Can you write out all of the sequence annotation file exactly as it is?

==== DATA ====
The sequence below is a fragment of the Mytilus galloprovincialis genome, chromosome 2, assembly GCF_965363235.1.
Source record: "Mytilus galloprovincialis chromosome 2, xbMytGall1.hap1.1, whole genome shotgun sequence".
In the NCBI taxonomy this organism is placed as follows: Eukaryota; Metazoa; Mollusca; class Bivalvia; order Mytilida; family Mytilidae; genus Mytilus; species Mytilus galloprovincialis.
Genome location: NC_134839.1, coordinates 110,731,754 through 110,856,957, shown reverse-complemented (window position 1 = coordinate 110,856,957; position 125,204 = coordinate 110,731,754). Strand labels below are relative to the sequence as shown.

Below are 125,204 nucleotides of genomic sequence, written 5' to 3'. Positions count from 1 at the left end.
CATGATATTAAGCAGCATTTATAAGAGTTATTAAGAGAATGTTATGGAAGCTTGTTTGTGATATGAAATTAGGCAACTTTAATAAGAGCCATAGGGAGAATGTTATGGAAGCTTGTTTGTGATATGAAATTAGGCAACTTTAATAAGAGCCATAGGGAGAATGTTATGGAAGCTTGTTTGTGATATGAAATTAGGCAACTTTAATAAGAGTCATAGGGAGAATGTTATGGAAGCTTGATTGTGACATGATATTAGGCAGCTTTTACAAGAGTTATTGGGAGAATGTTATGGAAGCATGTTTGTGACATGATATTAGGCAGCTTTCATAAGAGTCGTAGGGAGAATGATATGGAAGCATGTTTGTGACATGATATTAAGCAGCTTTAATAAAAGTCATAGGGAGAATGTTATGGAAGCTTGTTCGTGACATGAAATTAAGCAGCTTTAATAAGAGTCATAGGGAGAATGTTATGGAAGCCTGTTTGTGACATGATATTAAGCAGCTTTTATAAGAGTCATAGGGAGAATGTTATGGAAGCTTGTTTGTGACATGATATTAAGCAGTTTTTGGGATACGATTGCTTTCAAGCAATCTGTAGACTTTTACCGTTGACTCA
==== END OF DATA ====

The sequence below is a fragment of the Mytilus galloprovincialis genome, chromosome 2, assembly GCF_965363235.1.
Source record: "Mytilus galloprovincialis chromosome 2, xbMytGall1.hap1.1, whole genome shotgun sequence".
In the NCBI taxonomy this organism is placed as follows: Eukaryota; Metazoa; Mollusca; class Bivalvia; order Mytilida; family Mytilidae; genus Mytilus; species Mytilus galloprovincialis.
Genome location: NC_134839.1, coordinates 110,731,754 through 110,856,957, shown reverse-complemented (window position 1 = coordinate 110,856,957; position 125,204 = coordinate 110,731,754). Strand labels below are relative to the sequence as shown.

Below are 125,204 nucleotides of genomic sequence, written 5' to 3'. Positions count from 1 at the left end.
CATGATATTAAGCAGCATTTATAAGAGTTATTAAGAGAATGTTATGGAAGCTTGTTTGTGATATGAAATTAGGCAACTTTAATAAGAGCCATAGGGAGAATGTTATGGAAGCTTGTTTGTGATATGAAATTAGGCAACTTTAATAAGAGCCATAGGGAGAATGTTATGGAAGCTTGTTTGTGATATGAAATTAGGCAACTTTAATAAGAGTCATAGGGAGAATGTTATGGAAGCTTGATTGTGACATGATATTAGGCAGCTTTTACAAGAGTTATTGGGAGAATGTTATGGAAGCATGTTTGTGACATGATATTAGGCAGCTTTCATAAGAGTCGTAGGGAGAATGATATGGAAGCATGTTTGTGACATGATATTAAGCAGCTTTAATAAAAGTCATAGGGAGAATGTTATGGAAGCTTGTTCGTGACATGAAATTAAGCAGCTTTAATAAGAGTCATAGGGAGAATGTTATGGAAGCCTGTTTGTGACATGATATTAAGCAGCTTTTATAAGAGTCATAGGGAGAATGTTATGGAAGCTTGTTTGTGACATGATATTAAGCAGTTTTTGGGATACGATTGCTTTCAAGCAATCTGTAGACTTTTACCGTTGACTCA